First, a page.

Strymon are well-known for their guitar delays and reverb, but how does their compressor stack up in a tricky bass situation? Review by Gareth Morgan
Description: Guitar or bass guitar optical compressor pedal. Made in USA
Contact: MusicPysch Ltd – 0207 607 6005 – www.musicpsych.com
Serious FX-ophiles amongst you may have come across Damage Control pedals whilst idling sleuthing the web. They first appeared in 2004, so you may own one; your pedalboard would know about it if you did, as they were seriously high quality units, about the size of a small car. Co-founders Gregg Stock, Pete Celi and Dave Fruehling realised they had a good concept, but when by 2009 the pedals hadn’t really lit major commercial fires, they kept DC as a parent company and formed Strymon, a new line of high-spec, largely handwired wares designed to be fit more within the boundaries of acceptable stompbox girth. Strymon’s fare is mainly guitar-oriented but one offering we bassists can get down with is their optical compressor, the OB.1.
Sounding very much like the surname of a character from Star Wars, the OB.1 comes in the form of an orange aluminium anodised box, weighing 392.8g/13.85oz and chunky but reasonably-sized at 101mm wide by 63mm high and 112mm deep (including controls and sockets). Battery power is an option, but it comes supplied with a 9v plug. As well as the usual On/Bypass stomp switch, there are three main controls; the two larger knobs are Output, which controls the overall volume, and Comp, which sets the compressor’s threshold – more transparent and natural-sounding to the left side, and more intense and squashed to the right.
As well as compression, the OB.1 offers a clean boost function via the smaller rotary knob and some switches. The mini toggle switch offers three EQ settings – Flat, Mid and Treble – each a different starting point for your boosting endeavours, while the Boost Level control regulates the amount of boost, although we can’t tell you how much in dB. You can turn this on or off via the Boost stomp switch. There are also internal DIP switches, accessed via the back plate, for varying the mid and treble frequency to be boosted.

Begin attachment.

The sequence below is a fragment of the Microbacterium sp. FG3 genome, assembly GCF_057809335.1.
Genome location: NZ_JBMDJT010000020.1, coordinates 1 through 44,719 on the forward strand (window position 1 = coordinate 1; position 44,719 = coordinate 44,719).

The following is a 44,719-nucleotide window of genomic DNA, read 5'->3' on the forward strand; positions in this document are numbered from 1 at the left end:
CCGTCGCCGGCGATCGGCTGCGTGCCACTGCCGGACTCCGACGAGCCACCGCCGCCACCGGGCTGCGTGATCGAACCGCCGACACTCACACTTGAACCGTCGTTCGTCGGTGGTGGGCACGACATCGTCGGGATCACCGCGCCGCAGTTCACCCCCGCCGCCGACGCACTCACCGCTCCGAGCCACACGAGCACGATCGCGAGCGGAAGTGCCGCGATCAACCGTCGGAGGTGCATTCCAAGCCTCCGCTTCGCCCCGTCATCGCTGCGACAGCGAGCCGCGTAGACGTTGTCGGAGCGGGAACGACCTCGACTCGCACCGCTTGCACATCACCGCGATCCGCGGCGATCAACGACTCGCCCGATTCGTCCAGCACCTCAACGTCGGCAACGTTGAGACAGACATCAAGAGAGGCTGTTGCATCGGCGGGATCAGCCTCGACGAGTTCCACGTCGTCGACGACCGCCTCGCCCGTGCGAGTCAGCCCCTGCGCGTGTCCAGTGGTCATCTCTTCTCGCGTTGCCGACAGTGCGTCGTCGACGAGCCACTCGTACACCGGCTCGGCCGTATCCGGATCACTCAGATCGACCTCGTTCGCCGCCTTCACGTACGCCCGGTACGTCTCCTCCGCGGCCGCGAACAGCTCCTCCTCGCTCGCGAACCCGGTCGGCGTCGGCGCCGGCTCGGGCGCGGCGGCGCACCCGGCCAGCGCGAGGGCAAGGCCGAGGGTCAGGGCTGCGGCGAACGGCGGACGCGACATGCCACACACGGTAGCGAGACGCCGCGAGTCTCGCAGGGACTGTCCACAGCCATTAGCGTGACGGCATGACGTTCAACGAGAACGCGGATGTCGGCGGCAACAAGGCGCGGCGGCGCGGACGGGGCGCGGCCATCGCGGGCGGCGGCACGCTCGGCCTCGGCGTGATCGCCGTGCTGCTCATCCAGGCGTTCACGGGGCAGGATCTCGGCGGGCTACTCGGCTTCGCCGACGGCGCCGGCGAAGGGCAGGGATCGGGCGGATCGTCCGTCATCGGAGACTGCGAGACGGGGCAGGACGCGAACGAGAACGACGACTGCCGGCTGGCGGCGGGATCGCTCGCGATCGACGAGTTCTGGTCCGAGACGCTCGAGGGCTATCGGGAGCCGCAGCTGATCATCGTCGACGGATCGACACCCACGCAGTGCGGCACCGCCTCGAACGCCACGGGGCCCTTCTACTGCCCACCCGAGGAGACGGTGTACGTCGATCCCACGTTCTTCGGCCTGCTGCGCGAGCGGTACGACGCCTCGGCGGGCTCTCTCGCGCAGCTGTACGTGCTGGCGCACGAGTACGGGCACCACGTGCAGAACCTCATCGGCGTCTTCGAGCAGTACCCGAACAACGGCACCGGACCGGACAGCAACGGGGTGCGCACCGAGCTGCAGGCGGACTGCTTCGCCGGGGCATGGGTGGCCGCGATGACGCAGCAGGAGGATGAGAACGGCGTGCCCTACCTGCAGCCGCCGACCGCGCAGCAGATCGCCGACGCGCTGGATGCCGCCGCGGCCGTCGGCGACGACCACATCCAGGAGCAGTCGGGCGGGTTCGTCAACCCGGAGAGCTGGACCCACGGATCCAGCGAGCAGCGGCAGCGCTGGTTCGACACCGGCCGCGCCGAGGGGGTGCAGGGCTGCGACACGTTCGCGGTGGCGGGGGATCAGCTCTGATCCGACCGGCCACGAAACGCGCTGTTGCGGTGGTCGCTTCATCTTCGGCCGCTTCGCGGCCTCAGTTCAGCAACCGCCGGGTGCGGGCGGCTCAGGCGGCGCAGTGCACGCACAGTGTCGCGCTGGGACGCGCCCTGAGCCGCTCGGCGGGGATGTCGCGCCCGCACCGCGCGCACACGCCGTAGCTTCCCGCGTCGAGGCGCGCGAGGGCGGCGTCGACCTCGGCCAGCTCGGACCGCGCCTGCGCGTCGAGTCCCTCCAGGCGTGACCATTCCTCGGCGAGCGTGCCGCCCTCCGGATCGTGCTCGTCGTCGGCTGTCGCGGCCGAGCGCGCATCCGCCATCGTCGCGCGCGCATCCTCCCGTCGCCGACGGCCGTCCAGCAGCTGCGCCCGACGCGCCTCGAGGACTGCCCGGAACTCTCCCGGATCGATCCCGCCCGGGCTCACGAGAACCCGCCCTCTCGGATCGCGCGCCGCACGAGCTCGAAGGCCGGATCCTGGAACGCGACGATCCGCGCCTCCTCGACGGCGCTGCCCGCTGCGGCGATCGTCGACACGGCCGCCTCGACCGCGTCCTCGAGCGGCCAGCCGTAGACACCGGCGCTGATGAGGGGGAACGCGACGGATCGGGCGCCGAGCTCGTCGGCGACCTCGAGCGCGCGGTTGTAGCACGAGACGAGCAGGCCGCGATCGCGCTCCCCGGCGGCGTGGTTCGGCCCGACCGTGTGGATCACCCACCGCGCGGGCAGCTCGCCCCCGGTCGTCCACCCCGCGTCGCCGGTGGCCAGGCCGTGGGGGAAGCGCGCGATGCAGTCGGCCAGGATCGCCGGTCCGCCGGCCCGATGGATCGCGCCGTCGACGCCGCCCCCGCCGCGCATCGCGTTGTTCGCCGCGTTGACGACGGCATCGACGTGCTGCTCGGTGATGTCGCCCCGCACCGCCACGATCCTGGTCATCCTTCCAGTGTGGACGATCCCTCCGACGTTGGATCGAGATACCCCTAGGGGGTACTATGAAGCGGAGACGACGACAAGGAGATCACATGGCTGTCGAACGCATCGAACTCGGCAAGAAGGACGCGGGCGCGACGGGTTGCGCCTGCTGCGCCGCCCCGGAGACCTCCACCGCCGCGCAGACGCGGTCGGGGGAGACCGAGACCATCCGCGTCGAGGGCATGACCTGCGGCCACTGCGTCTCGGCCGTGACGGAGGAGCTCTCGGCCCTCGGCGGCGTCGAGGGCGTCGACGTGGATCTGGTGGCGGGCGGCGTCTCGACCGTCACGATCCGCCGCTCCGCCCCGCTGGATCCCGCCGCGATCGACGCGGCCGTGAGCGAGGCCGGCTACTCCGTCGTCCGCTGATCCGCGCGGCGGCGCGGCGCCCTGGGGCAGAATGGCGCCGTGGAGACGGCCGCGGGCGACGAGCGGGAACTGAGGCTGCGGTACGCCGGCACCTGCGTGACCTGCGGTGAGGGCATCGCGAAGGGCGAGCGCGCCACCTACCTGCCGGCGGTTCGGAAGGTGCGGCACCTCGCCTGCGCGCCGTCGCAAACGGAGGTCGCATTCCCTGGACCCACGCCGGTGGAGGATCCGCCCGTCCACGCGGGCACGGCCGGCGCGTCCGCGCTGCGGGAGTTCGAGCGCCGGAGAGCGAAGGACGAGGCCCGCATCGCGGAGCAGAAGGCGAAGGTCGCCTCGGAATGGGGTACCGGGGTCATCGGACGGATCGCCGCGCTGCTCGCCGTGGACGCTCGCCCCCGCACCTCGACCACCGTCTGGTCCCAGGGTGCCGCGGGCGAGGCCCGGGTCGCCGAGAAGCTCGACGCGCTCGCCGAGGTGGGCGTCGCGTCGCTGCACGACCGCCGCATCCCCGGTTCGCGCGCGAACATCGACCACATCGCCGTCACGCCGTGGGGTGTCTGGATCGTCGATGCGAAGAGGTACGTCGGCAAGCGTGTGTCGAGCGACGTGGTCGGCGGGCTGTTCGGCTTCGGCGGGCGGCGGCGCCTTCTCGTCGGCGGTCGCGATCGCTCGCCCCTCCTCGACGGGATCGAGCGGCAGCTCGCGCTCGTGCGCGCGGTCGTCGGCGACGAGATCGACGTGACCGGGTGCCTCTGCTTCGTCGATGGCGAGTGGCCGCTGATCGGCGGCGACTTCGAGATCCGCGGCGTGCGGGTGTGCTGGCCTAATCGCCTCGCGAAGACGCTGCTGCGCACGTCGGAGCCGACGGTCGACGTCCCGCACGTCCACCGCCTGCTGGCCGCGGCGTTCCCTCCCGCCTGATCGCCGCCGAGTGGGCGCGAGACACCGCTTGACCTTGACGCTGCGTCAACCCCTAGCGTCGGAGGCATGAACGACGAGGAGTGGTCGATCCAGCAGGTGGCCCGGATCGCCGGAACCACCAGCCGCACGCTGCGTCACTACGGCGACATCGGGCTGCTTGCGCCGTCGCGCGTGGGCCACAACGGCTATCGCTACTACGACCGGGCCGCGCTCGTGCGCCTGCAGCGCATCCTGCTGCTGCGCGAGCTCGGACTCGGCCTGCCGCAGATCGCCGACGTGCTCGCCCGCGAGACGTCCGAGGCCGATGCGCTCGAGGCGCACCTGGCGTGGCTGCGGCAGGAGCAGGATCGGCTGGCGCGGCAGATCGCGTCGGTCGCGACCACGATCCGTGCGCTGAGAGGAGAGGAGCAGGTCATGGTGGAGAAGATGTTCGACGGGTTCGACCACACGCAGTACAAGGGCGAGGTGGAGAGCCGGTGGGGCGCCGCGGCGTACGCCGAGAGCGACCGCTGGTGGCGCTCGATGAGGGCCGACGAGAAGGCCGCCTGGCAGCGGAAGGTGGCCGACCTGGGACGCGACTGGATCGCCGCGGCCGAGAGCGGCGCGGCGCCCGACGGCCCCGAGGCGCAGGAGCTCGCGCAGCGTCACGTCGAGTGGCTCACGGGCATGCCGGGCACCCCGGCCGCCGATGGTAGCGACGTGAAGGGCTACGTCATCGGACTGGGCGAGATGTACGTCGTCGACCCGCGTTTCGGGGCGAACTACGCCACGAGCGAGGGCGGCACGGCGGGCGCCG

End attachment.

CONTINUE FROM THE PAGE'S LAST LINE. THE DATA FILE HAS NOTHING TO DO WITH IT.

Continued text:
A good starting point with compressors is to set the output (or equivalent) to match your basic level and then tweak the compression control. With Comp spun to the left igniting the OB.1 is like spring-cleaning your tone, and although you should note this involves a slight diminution of bass end, you can compensate by boosting your bass EQ a notch higher than normal.
The left-hand offerings are sparkly and beautifully transparent with excellent sustain, and the main body of your held note takes noticeably longer meet its inevitable fate. It’s darker at around 10 o’clock, and the punchy low mids are delivered with a barking aggression. On the right, the stunted squashy character kicks in around 2 o’clock, with the highs graduating rapidly from losing a little bite to sounding downright choked.
The boost function only works when compression is engaged, and with the toggle switch in the Flat position, it’s wonderfully clean. To simply boost your inputted signal, roll the Comp dial fully left and – internal DIP switch settings notwithstanding – with the EQ toggle at Treble you get a slightly less weighty and expectedly brighter starting point, but Mid doesn’t beget a usable bass tone. Still, it might be useful if you want a ‘special occasion’ sound or just a level hike for soloing.
Whilst we haven’t been able to check out tonal possibilities relating to resetting the DIP switches, anything they offer can only improve what is already a very good unit. True, anywhere past minimum compression level does have a negative effect on the bass end but it’s easy to learn by how much you need to compensate with EQ. On radical settings the squashed ’80s sound is readily available and the more subtle settings are gorgeously transparent. The price is on the high side, but this is a very good pedal.